Jeffrey Martin Sentenced to Death in 2006 Rape/Murder of 12yr Old PA Girl

Started by Jeff1857, January 03, 2008, 09:49:30 PM

previous topic - next topic

0 Members and 1 Guest are viewing this topic.

Go Down


WAYNESBURG, Pa. (AP) - A man's alleged confession to killing a 12-year-old girl on a horse farm in Greene County will be admitted as evidence at trial.

Fifty-year-old Jeffery Martin, of New Geneva, sought to bar the confession. He claims police coerced him by keeping him in a hot car, yelling at him and refusing him water, food and an attorney.

A Greene County judge says the confession can stay in evidence in an opinion filed Friday.

Martin is charged with homicide, rape and other crimes in the June 2006 death of Gabrielle Bechen. Bechen was reported missing after she went riding on her all-terrain vehicle near her family's home. Her body was found buried several days later.

Martin faces the possible death penalty if convicted.
This one HAS to get the needle.


April 28, 2008, 03:42:01 PM Last Edit: May 09, 2008, 08:55:52 PM by Jeff1857
WAYNESBURG (KDKA) ― Jury selection for a man accused of raping and killing a 12-year-old girl in Greene County continues today in court.

Jeffrey Martin, 50, is accused in the murder of Gabrielle Bechen.

Martin could face the death penalty if convicted of sexually assaulting and strangling Bechen back in June 2006.

Bechen was missing for five days and her body was discovered buried in a 6-foot grave on a horse farm near Waynesburg.

Martin's trial is expected to begin Wednesday, after the rest of the jury is seated.


WAYNESBURG, Pa. -- Opening statements and prosecution testimony were expected this morning in the trial of Jeffrey R. Martin, a farmhand accused of raping and strangling a 12-year-old Greene County girl and burying her body almost two years ago.

A jury of six men, six women and four alternates was sworn in yesterday in the courtroom of President Judge H. Terry Grimes. It took more than three days to choose the panel, primarily because of intense publicity surrounding the case.

Public Defender Harry Cancelmi, who is representing Mr. Martin, 50, of New Geneva, Fayette County, said all but one of the more than 80 prospective jurors questioned by the defense, prosecution and Judge Grimes for fitness to serve had heard about the highly publicized case.

The trial is expected to last about a week. Should Mr. Martin be convicted of first-degree murder in the death of Gabrielle Miranda Bechen of Greensboro, the trial will move into the penalty phase to determine whether he should be put to death or sentenced to life behind bars.

Mr. Martin is charged with homicide, rape of a child, statutory sexual assault, aggravated indecent assault of a child, sexual assault and abuse of a corpse.

The prosecution contends that on June 13, 2006, "Gabby," as she was known, left her home and rode her all-terrain vehicle to the nearby horse farm where Mr. Martin worked cleaning stalls and feeding horses.

Her parents didn't know where she had gone, prompting hundreds of volunteers to search for her over thickly wooded hills and fields. Gabby's body was discovered five days later, buried in a 6-foot grave on the horse farm.

State police considered Mr. Martin a suspect in Gabby's disappearance on the fourth day of the search. The FBI gave him a lie-detector test that day, after he denied knowing what had happened to her.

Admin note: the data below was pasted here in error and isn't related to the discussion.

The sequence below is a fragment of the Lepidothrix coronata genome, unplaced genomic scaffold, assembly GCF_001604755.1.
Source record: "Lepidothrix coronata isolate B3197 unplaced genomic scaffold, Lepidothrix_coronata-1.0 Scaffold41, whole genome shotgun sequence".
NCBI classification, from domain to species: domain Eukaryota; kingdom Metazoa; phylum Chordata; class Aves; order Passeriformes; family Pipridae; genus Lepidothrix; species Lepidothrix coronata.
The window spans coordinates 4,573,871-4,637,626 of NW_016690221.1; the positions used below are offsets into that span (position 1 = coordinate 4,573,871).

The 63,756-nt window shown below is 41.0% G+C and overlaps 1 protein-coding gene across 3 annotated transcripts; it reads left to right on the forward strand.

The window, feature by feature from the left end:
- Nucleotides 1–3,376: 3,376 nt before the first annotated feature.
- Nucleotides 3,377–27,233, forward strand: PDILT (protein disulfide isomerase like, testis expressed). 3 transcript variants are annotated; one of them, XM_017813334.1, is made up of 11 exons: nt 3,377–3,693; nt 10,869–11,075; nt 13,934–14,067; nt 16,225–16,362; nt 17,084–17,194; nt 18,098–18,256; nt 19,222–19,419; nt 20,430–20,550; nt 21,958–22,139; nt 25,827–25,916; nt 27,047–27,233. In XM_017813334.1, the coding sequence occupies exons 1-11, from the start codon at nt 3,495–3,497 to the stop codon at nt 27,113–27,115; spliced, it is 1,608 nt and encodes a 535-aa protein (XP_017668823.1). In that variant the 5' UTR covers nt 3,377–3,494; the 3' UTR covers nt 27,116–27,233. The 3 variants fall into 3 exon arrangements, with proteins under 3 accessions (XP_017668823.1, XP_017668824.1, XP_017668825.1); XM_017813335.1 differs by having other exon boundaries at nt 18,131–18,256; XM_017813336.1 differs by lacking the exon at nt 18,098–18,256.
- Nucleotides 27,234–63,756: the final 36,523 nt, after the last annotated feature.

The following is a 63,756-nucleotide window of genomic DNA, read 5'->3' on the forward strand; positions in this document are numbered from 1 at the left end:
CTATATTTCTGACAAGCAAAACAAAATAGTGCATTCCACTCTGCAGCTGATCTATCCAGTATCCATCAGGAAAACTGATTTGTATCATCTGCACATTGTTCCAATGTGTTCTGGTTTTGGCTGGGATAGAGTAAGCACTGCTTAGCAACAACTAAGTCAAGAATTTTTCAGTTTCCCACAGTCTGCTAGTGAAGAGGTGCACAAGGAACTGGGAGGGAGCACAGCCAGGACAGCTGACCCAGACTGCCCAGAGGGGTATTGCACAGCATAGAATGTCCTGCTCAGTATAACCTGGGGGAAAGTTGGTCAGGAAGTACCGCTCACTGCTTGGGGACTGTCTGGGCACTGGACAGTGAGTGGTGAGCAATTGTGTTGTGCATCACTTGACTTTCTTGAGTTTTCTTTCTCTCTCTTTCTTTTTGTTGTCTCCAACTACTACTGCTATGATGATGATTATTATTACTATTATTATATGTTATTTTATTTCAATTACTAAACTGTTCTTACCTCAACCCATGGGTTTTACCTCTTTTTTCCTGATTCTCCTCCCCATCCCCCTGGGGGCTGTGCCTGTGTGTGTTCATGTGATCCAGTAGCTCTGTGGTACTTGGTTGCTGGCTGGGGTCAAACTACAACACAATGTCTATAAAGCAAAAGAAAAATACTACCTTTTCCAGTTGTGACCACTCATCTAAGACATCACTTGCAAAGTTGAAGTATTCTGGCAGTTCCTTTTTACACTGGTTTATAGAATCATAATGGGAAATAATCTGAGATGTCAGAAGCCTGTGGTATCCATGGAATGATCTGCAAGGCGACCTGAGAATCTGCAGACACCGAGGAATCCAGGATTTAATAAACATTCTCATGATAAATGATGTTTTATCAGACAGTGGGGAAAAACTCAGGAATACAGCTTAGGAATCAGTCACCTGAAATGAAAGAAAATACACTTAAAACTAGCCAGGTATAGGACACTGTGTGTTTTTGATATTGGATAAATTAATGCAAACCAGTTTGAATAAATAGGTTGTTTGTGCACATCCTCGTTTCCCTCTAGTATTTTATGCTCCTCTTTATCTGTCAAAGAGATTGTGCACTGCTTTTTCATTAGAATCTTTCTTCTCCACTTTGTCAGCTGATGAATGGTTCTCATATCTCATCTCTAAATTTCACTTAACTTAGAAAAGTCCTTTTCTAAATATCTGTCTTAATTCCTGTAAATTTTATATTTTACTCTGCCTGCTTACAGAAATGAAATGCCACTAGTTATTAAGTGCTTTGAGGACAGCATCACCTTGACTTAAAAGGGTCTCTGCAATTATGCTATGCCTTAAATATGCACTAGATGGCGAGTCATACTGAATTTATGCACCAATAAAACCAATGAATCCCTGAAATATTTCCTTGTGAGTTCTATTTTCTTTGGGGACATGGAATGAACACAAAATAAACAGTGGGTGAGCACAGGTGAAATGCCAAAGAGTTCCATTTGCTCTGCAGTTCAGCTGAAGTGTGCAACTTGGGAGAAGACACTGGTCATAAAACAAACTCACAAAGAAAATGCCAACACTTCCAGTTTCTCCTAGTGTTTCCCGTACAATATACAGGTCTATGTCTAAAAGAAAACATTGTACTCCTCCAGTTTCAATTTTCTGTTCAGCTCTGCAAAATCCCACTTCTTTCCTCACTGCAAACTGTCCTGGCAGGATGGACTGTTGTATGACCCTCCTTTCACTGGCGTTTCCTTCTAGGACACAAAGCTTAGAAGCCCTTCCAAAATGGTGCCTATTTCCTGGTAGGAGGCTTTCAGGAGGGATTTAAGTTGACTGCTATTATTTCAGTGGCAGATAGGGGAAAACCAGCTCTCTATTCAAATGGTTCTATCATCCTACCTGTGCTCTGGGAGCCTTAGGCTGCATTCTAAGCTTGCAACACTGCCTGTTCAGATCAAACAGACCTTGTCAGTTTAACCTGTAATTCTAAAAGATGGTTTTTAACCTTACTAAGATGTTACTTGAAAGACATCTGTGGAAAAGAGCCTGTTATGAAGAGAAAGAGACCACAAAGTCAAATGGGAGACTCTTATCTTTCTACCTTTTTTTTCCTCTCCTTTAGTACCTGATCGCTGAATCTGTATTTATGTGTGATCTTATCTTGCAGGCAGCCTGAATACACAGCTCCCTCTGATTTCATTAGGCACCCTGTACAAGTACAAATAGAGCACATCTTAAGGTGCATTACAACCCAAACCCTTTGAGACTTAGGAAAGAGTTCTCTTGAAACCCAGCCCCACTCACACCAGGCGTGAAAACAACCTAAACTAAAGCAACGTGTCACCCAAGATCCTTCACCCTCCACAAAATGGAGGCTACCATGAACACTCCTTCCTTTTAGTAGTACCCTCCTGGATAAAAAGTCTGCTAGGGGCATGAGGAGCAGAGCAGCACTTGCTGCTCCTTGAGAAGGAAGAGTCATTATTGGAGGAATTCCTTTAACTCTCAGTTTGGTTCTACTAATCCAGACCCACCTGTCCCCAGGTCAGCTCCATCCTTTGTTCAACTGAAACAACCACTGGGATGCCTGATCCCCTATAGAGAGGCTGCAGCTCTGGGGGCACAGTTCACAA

The next day, a Waynesburg couple found Gabby's ATV buried under a pile of manure on the horse farm. That refocused attention on Mr. Martin, who soon thereafter confessed that he strangled Gabby when she rode up to him at about 8:10 a.m. on June 13 and threatened to tell her parents that he had molested her.

He told troopers that wasn't true and that he panicked and choked her. He used a mule to transport her body to another section of the 300-acre farm. He dug a grave, deposited her body there and covered it with two bags of lime. Then he retrieved her helmet and tennis shoes, which had come off when Gabby tried to escape from him, and buried those items separately.

After confessing, Mr. Martin took police to where he had buried Gabby's body, helmet and shoes.

Despite Mr. Martin's denial that he had sexually assaulted Gabby before killing her, an autopsy and the positioning of her clothing when the body was found indicated she had been raped, authorities said.


WAYNESBURG - A 12-year-old Greene County girl was sexually assaulted less than an hour before she was strangled and buried on a farm near her Dunkard Township home in June 2006, forensic experts said Friday in the trial of the man charged in her death.

Forensic pathologist Cyril Wecht and the manager of the state police crime lab in Greensburg testified about the results of the autopsy and tests done on evidence collected during the investigation into the death of Gabrielle Miranda Bechen.

Jeffrey Robert Martin, a caretaker at the farm, is being tried on charges alleging he sexually assaulted and killed the girl on June 13, after she reportedly told him she was going to tell her parents he molested her.


The charges also allege Martin, 50, of New Geneva, Fayette County, buried the girl, the all-terrain vehicle she rode to the farm and other evidence.

Her body remained hidden until some of the hundreds of people who helped police search for her discovered the ATV buried off a horse trail on June 17.

Martin led police to the 5-feet-deep pit in which he buried the girl after the ATV was found.

Wecht, the former Allegheny County coroner, said acute vaginal hemorrhaging discovered during the autopsy occurred less than an hour before she died.

The "focalization" of the injuries to her neck indicates someone strangled her to death, Wecht testified under cross-examination by Martin's attorney, Greene County Public Defender Harry Cancelmi.

Wecht said he believes the girl was raped because she was found with her pants and underwear pulled down, but he could not rule out the possibility that she was assaulted with a blunt object.

He said the victim also had two bruises on her head and the lime she was covered with before she was buried might have accelerated decomposition.

No seminal fluid was found on any of the evidence tested at the crime lab and human hair sifted from dirt removed from the burial site could not be identified, said crime lab manager Chris Arrotti.